Not on television, fortunately, while I was squinting into the lights of a camera and hooked up to an audio feed to the newsroom at KHQ, which was live broadcasting that debate and the impending governor’s debate. Dan Kleckner was kind enough not to ask, possibly because he’s moderated debates, too.
Most moderators will tell you that they are the least likely people in the entire universe to figure out who won the debate they were in the middle of. I spent the hour watching the clock to make sure neither candidate talked longer than the allotted time – neither did, but both were very good at using every second they had – and figuring out who was getting the next question and what that question would be, while listening to the answers to the current question.
There’s also the video factor. Debates look different to people watching on TV than they do to people in the room.
One reader asked why someone else wrote the newspaper’s story of that debate. The ethical reason is reporters don’t write about something in which they are involved. The practical reason is no one can take the notes necessary to write a story while doing all the things a moderator is supposed to do. KHQ’s Sean Owsley moderated the governor’s debate, which allowed me to slip into the back row of the theater reserved for the news media and settle down to a more familiar reporter’s role: listening to the candidates and monitoring their campaigns’ tweets and news releases in which each side claimed a smashing victory.
So I can’t tell you who won the secretary of state debate, other than maybe the public, which often doesn’t see a debate for that office broadcast live to much of the state and available online for the rest of it.
But I can tell you the most unusual thing about the whole event. Before a debate, there’s a coin toss to see who gets to have the first opening statement or the last closing statement. Strategists can disagree on which is the more important, but those two slots are the most coveted because they have the best chance to stick in people’s minds unless one candidate hits the other with the equivalent of “I served with John Kennedy and you’re no John Kennedy.”
Fifteen minutes before the debate, staff from one of the sponsors, the Association of Washington Business, took me down to the hallway between dressing areas for the toss. As Kim Wyman and Tina Podlodowski approached from different ends of the hall, one thing was obvious.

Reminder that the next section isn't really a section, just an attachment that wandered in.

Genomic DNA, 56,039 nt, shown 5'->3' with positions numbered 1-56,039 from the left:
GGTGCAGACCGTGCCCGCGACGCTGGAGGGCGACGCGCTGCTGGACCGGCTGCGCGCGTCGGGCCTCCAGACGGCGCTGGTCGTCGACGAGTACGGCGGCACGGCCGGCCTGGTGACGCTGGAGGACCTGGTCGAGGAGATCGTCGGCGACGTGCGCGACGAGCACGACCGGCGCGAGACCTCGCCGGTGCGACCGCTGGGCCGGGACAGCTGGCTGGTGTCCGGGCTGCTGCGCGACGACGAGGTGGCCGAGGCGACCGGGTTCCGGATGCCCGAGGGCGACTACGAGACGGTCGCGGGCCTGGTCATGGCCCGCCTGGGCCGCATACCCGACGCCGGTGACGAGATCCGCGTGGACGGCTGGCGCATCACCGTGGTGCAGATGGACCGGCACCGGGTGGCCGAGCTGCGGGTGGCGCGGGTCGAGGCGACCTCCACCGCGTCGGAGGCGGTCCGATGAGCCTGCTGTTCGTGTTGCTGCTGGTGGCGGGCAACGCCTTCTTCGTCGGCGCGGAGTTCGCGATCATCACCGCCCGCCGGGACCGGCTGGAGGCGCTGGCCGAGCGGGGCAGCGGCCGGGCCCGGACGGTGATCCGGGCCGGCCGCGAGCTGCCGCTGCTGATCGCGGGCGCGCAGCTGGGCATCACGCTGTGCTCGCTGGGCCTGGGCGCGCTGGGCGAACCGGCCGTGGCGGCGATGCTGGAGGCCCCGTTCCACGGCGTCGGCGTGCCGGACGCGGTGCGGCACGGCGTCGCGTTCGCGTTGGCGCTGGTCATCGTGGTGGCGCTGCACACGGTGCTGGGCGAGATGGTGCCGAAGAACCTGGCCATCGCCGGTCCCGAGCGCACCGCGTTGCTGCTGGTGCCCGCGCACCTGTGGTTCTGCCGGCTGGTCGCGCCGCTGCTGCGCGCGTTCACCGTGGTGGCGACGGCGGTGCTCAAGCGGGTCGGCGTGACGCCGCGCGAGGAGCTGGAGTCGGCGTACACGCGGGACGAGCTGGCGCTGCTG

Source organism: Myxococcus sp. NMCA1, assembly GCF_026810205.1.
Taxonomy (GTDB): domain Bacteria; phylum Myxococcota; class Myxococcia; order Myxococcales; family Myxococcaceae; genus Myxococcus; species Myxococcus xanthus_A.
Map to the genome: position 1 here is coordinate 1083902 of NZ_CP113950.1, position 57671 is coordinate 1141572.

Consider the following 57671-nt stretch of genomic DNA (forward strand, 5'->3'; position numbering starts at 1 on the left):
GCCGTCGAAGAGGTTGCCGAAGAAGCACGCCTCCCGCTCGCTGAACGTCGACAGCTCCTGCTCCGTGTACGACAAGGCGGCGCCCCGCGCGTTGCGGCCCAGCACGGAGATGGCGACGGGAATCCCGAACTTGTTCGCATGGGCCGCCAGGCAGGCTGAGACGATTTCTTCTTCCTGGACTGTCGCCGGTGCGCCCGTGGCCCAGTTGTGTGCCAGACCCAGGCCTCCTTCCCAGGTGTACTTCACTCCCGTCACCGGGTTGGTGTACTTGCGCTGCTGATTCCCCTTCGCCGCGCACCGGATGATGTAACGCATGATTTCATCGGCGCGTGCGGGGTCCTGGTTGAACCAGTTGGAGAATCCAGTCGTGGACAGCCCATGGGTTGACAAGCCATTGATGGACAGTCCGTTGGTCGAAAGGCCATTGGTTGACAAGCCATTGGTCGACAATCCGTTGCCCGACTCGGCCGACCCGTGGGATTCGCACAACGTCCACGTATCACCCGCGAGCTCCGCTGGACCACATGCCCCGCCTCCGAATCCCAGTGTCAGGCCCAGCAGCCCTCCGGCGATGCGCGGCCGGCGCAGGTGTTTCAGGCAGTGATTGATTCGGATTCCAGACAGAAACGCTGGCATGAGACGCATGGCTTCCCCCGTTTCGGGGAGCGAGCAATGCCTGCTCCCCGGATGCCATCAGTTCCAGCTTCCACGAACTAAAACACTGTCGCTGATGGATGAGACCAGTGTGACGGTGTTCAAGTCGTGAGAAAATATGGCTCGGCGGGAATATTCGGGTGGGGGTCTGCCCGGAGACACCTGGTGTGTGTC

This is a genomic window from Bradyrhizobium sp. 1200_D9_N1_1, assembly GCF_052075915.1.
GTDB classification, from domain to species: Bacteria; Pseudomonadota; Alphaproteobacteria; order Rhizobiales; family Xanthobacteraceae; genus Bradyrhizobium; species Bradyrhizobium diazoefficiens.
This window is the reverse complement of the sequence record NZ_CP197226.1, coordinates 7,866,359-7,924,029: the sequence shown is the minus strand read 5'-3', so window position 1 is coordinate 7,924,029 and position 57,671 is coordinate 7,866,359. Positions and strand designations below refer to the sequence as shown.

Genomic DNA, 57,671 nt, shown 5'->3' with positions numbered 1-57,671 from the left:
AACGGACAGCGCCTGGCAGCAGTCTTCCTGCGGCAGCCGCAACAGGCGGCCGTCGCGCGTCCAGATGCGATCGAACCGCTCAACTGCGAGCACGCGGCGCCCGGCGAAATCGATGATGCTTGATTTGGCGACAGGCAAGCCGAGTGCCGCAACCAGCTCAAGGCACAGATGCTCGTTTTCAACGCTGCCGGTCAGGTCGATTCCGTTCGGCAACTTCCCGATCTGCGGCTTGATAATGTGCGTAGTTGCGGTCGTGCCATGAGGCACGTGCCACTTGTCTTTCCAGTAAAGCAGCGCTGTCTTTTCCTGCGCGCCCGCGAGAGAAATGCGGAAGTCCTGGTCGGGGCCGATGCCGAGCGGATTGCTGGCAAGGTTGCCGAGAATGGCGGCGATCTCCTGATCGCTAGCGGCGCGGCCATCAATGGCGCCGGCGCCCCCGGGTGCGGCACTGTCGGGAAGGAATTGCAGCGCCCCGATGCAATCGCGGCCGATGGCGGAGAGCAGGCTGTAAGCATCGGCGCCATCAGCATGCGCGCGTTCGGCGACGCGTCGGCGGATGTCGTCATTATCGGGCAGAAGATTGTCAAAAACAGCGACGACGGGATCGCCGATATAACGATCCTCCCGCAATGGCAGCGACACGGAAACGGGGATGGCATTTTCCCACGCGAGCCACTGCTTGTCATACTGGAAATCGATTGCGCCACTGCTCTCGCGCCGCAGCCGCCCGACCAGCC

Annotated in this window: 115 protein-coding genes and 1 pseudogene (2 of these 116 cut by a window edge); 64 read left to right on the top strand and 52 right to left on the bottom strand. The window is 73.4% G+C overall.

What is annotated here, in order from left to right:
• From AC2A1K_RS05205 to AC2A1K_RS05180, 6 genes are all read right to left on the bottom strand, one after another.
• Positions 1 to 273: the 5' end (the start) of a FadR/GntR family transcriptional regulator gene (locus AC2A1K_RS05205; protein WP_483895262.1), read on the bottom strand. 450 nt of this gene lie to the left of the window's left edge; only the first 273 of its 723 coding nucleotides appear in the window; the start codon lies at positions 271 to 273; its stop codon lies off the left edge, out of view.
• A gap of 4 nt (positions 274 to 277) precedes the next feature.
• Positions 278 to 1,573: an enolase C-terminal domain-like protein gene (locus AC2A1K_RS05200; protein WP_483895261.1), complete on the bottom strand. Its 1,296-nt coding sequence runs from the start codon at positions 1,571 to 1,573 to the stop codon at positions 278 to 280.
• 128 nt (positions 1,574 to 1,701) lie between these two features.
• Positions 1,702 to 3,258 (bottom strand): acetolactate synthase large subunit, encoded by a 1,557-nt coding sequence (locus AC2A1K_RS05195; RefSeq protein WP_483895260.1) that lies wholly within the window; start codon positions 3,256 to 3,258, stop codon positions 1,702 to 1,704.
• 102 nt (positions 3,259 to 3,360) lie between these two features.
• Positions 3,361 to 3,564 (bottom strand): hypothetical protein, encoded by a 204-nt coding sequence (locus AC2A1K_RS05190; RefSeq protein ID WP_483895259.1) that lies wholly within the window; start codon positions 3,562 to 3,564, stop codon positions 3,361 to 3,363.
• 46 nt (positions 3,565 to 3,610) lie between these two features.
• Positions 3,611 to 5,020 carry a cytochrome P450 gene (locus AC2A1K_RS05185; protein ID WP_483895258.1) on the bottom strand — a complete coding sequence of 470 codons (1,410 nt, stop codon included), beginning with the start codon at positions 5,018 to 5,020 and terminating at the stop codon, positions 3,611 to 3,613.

They were wearing practically the same outfit. Podlodowski had a red blazer over a black top and black slacks. Wyman had a red blazer over a black top and black skirt. And while there are many shades of red, the color of these jackets was so similar the thread could have come from the same dye lot.
I think that hue on the palette is known as “Nancy Reagan red.” It is somewhere between “Donald Trump ball cap red” and “Network television election map Republican red.”
It broke the tension. Everybody laughed, and we flipped the coin.
One other debate thing
Various political geeks and some news media colleagues who were watching the debate online through a live feed from the SFCC theater knew something that neither I nor the live audience knew: In the minutes before the event started, the online camera feed was showing me backstage, where the microphone was live.
Some assumed – correctly – that I wasn’t paying attention to the live mic, and were waiting to see if I’d utter some inappropriate expletive or knock over a water bottle as the lecterns were moved into place and wires taped down.
Only by the grace of God, I did not.
Among the avalanche of studies and statistics that showed up in the inbox last week was this one: Nationwide, American millennials are more likely to live with their parents than anywhere else, a new study says.
This is particularly true in big cities where housing costs are soaring, and they can’t find apartments because slightly older residents can’t find affordable homes that would allow them to move out of the apartments millennials could occupy. Those with high college and credit card debt are also more likely to stay at home because that’s all they can afford.
The study comes with state-by-state comparison, which shows this is a bigger problem on the East Coast than the Northwest. In Washington, an estimated 26.4 percent of people ages 18-35 were living with their parents in 2014, which is up from 18.2 percent in 2000. That’s higher than Idaho, at 23.6 percent, or Oregon, at 24.1 percent, the study said. For a link to the full story and the map, go to the Spin Control blog.
Spin Control, a weekly column by political reporter Jim Camden, also appears online with daily items and reader comments at www.spokesman.com/ spincontrol.
Local journalism is essential.
Give directly to The Spokesman-Review's Northwest Passages community forums series -- which helps to offset the costs of several reporter and editor positions at the newspaper -- by using the easy options below. Gifts processed in this system are not tax deductible, but are predominately used to help meet the local financial requirements needed to receive national matching-grant funds.
Subscribe to the Coronavirus newsletter
Get the day’s latest Coronavirus news delivered to your inbox by subscribing to our newsletter.